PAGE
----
Francois Hollande's hairdresser bill shocks the world

Francois Hollande's hair-raising scandal
Francois Hollande's hair-raising scandal

A receding hairline and budget cuts won't stop French President Francois Hollande from keeping his well-paid hairdresser by his side.

People are reacting with shock, anger and humor since a government spokesperson confirmed the existence of an official presidential hairdresser who makes 9,895 euros ($10,994) per month and travels everywhere with Hollande.

On an annual basis, the taxpayer-funded salary works out to nearly $132,000 a year. That's roughly five times the salary of a typical French hairdresser.

In an interview Thursday on French television, Hollande indicated that the public reaction to what Twitter (TWTR) is calling #CoiffeurGate had gotten out of hand.

francois hollande hairdresser
French President Francois Hollande has come under scrutiny for his hairdressing bill

"They can reproach me for anything but this," he said, noting that he accepted a 30% salary cut in his job.

Spokesperson Stéphane Le Foll confirmed that the hairdresser's services were incorporated into the budget for the Elysée Palace, which is Hollande's official residence. The spokesperson also pointed out that Elysée operating costs have been recently cut between 15% and 20%.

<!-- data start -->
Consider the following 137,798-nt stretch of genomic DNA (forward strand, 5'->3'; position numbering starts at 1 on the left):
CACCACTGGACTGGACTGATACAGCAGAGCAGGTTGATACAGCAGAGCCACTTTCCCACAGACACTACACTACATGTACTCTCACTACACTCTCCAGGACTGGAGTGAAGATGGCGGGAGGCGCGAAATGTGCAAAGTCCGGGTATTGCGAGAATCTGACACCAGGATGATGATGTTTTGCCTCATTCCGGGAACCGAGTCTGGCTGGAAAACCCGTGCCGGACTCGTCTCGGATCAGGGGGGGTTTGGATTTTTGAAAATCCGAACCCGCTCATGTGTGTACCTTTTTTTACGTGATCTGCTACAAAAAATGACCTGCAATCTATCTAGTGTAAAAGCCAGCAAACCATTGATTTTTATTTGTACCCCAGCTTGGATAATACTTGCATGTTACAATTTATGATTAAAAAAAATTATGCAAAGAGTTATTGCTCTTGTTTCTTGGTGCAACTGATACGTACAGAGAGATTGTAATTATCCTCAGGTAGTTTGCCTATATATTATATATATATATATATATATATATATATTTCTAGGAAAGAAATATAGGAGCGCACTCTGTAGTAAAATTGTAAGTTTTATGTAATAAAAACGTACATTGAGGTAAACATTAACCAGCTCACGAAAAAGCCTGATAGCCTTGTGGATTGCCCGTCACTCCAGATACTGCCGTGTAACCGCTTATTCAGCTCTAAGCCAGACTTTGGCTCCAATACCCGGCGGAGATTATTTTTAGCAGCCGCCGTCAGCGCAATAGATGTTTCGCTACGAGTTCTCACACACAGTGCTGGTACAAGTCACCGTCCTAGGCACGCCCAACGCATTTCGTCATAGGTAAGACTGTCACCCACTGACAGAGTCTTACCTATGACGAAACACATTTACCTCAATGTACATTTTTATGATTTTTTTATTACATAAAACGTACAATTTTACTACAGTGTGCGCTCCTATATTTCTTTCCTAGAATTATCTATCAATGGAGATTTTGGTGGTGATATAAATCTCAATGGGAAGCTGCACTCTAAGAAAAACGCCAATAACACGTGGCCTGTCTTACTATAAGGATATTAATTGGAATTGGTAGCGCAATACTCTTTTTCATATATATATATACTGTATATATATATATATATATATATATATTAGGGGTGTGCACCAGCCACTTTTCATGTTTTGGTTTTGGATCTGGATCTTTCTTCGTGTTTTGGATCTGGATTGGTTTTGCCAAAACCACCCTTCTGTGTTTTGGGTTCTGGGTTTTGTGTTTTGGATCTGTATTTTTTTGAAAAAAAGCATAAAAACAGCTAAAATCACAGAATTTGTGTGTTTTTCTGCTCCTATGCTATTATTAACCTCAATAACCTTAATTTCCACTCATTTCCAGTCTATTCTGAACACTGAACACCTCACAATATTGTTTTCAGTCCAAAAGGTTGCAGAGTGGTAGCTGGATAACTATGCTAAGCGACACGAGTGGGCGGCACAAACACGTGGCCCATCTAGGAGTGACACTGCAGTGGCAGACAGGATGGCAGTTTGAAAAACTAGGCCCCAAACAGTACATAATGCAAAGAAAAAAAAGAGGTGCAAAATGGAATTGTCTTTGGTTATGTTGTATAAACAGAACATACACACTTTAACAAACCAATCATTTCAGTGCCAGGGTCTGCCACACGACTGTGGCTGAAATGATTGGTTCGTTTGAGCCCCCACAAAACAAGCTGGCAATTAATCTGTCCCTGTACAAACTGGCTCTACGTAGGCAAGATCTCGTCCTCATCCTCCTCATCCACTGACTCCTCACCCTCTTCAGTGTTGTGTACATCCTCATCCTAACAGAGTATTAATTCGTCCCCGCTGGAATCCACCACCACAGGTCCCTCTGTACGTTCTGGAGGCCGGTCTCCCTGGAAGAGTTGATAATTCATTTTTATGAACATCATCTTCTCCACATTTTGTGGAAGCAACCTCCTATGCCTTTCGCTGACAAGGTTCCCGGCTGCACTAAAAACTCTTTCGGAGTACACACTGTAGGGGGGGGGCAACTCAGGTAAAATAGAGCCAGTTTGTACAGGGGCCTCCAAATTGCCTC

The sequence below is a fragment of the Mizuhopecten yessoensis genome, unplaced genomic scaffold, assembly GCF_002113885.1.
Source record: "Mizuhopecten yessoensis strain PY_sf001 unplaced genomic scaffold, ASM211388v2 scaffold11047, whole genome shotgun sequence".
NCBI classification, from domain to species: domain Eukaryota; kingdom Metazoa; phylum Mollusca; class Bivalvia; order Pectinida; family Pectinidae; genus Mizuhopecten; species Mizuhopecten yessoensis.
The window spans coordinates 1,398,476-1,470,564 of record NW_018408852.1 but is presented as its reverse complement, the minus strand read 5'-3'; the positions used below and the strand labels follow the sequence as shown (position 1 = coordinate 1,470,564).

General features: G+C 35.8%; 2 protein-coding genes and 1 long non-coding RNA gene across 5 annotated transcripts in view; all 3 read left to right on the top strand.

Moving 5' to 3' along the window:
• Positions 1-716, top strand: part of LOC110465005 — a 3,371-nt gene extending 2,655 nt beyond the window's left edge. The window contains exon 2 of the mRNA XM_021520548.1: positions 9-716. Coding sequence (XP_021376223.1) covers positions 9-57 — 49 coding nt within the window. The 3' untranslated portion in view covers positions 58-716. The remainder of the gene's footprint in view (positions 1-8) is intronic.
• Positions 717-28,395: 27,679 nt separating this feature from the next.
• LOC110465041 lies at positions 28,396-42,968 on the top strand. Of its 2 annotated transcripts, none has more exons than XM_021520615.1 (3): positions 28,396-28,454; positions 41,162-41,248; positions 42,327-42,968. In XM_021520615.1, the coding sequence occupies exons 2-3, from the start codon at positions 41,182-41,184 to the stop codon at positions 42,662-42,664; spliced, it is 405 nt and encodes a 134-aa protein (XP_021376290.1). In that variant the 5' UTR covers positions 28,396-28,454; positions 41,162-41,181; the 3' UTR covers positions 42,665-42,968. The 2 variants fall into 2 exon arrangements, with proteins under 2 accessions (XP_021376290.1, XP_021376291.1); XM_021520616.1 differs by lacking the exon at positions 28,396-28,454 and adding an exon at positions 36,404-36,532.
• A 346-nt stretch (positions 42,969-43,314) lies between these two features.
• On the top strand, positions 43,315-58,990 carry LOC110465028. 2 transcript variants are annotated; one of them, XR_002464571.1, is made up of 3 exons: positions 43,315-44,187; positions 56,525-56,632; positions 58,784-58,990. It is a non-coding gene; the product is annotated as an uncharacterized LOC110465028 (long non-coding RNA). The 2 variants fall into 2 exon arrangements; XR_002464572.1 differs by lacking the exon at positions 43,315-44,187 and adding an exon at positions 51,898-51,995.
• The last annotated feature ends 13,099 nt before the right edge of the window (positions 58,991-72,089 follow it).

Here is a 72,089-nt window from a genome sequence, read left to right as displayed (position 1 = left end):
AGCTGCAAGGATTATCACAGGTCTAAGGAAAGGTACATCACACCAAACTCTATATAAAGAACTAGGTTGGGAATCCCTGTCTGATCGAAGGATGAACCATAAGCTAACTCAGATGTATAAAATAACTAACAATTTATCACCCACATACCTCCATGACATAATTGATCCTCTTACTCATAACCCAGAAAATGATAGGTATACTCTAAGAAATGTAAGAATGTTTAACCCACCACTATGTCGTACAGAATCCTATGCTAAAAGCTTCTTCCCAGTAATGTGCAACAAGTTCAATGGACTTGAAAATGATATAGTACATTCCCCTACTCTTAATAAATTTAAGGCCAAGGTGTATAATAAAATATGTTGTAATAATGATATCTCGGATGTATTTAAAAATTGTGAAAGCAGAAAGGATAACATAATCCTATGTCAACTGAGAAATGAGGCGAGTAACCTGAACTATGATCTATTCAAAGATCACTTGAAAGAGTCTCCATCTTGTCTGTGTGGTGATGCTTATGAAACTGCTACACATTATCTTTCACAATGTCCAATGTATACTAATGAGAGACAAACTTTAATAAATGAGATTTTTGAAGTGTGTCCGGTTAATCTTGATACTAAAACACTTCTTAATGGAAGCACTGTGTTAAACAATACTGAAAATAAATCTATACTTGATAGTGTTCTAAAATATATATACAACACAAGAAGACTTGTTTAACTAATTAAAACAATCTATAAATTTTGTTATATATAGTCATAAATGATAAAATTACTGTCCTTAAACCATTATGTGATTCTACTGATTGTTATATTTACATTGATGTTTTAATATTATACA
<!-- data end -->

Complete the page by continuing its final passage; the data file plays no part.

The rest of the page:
"During my travels alongside the President, whether in France or elsewhere, he is present at all times," noted Le Foll.

Information about the hairdresser first emerged in April in a book called "L'Elysée Off" by journalists Stéphanie Marteau and Aziz Zemouri.

The book identifies the hairdresser as Olivier Benhamou and notes that he offered free hair services to Hollande and his former partner when Hollande was campaigning to be president.

CNNMoney could not reach Benhamou or his former workplace for comment.

Related: Flights to U.K. cheapest in years

The revelation about Hollande's pricey hair comes at a sensitive time for France.

The French government is struggling to introduce reforms in a bid to boost the stagnant economy, which is expected to grow by just 1.1% this year.

Widespread strikes to protest new French labor laws created severe gas shortages across the country this spring.

And the tourism industry has been struggling following deadly terrorist attacks in Paris last year.

--CNN's Tatiana Reiter and Pierre-Eliott Buet in Paris contributed to this report.

Investing

CNNMoney Sponsors